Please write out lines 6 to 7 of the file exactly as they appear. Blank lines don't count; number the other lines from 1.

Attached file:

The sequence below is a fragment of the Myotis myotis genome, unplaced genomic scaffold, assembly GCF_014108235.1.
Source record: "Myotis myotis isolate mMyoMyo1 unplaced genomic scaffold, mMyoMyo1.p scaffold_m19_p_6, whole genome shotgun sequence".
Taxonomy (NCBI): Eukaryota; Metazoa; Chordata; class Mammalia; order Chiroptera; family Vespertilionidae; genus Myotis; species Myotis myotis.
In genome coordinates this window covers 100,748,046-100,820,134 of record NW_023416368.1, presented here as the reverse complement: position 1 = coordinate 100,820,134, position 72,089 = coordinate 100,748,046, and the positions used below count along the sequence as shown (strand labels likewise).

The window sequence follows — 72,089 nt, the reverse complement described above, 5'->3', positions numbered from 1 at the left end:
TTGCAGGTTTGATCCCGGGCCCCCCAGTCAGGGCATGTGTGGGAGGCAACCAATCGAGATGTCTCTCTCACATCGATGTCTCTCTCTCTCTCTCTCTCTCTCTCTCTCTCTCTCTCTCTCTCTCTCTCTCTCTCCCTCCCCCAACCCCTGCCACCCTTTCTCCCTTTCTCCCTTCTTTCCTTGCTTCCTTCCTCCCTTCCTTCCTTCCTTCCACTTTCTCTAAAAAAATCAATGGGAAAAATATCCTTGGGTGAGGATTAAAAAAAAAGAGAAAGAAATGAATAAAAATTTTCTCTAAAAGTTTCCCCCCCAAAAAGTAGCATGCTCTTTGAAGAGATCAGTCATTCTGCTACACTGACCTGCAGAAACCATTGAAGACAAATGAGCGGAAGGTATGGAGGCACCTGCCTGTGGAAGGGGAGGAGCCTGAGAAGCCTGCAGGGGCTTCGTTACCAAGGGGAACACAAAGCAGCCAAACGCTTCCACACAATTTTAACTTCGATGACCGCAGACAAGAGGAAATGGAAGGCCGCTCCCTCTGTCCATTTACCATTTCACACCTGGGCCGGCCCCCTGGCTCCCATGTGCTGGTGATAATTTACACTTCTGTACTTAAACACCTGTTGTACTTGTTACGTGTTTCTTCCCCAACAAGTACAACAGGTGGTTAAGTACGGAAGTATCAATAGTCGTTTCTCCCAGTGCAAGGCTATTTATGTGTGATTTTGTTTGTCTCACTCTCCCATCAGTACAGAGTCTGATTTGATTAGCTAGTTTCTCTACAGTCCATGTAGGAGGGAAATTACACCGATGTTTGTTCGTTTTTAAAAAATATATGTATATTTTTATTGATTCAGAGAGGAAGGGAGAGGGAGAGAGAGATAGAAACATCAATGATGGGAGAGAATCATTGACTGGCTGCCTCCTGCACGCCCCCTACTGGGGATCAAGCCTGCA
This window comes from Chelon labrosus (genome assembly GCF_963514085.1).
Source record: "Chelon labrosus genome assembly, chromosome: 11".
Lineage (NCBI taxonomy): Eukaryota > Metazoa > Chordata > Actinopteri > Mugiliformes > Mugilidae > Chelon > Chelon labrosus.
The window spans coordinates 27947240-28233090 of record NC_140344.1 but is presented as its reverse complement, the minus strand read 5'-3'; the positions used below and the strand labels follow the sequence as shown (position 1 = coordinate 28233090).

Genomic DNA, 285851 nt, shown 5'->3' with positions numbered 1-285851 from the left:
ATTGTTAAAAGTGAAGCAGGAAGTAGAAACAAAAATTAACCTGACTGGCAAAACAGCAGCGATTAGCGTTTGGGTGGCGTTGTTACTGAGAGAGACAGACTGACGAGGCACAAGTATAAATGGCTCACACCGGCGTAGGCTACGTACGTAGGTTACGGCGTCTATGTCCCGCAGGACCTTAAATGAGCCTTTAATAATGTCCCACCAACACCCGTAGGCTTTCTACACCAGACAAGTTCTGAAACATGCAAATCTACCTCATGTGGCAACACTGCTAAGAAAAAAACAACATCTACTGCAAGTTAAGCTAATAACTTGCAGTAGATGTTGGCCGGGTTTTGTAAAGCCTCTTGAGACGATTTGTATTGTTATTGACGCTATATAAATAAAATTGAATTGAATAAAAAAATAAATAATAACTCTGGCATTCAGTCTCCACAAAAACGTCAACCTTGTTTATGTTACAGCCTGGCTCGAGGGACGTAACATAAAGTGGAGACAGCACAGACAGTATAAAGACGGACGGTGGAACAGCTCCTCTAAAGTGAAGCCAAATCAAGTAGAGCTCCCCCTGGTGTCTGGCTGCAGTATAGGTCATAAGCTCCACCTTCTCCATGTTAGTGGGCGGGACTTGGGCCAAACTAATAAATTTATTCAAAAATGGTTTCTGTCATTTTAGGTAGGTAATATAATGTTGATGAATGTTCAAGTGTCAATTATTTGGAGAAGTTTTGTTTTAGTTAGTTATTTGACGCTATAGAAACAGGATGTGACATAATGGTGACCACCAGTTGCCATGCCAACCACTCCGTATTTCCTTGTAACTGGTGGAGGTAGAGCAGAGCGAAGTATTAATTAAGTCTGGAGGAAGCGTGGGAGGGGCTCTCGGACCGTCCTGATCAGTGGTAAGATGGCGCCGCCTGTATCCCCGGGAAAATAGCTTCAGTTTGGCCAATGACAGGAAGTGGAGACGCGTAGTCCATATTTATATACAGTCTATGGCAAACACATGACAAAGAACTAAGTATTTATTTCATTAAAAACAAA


TTGCAGGTTTGATCCCGGGCCCCCCAGTCAGGGCATGTGTGGGAGGCAACCAATCGAGATGTCTCTCTCACATCGATGTCTCTCTCTCTCTCTCTCTCTCTCTCTCTCTCTCTCTCTCTCTCTCTCTCTCTCTCCCTCCCCCAACCCCTGCCACCCTTTCTCCCTTTCTCCCTTCTTTCCTTGCTTCCTTCCTCCCTTCCTTCCTTCCTTCCACTTTCTCTAAAAAAATCAATGGGAAAAATATCCTTGGGTGAGGATTAAAAAAAAAGAGAAAGAAATGAATAAAAATTTTCTCTAAAAGTTTCCCCCCCAAAAAGTAGCATGCTCTTTGAAGAGATCAGTCATTCTGCTACACTGACCTGCAGAAACCATTGAAGACAAATGAGCGGAAGGTATGGAGGCACCTGCCTGTGGAAGGGGAGGAGCCTGAGAAGCCTGCAGGGGCTTCGTTACCAAGGGGAACACAAAGCAGCCAAACGCTTCCACACAATTTTAACTTCGATGACCGCAGACAAGAGGAAATGGAAGGCCGCTCCCTCTGTCCATTTACCATTTCACACCTGGGCCGGCCCCCTGGCTCCCATGTGCTGGTGATAATTTACACTTCTGTACTTAAACACCTGTTGTACTTGTTACGTGTTTCTTCCCCAACAAGTACAACAGGTGGTTAAGTACGGAAGTATCAATAGTCGTTTCTCCCAGTGCAAGGCTATTTATGTGTGATTTTGTTTGTCTCACTCTCCCATCAGTACAGAGTCTGATTTGATTAGCTAGTTTCTCTACAGTCCATGTAGGAGGGAAATTACACCGATGTTTGTTCGTTTTTAAAAAATATATGTATATTTTTATTGATTCAGAGAGGAAGGGAGAGGGAGAGAGAGATAGAAACATCAATGATGGGAGAGAATCATTGACTGGCTGCCTCCTGCACGCCCCCTACTGGGGATCAAGCCTGCA
This window comes from Chelon labrosus (genome assembly GCF_963514085.1).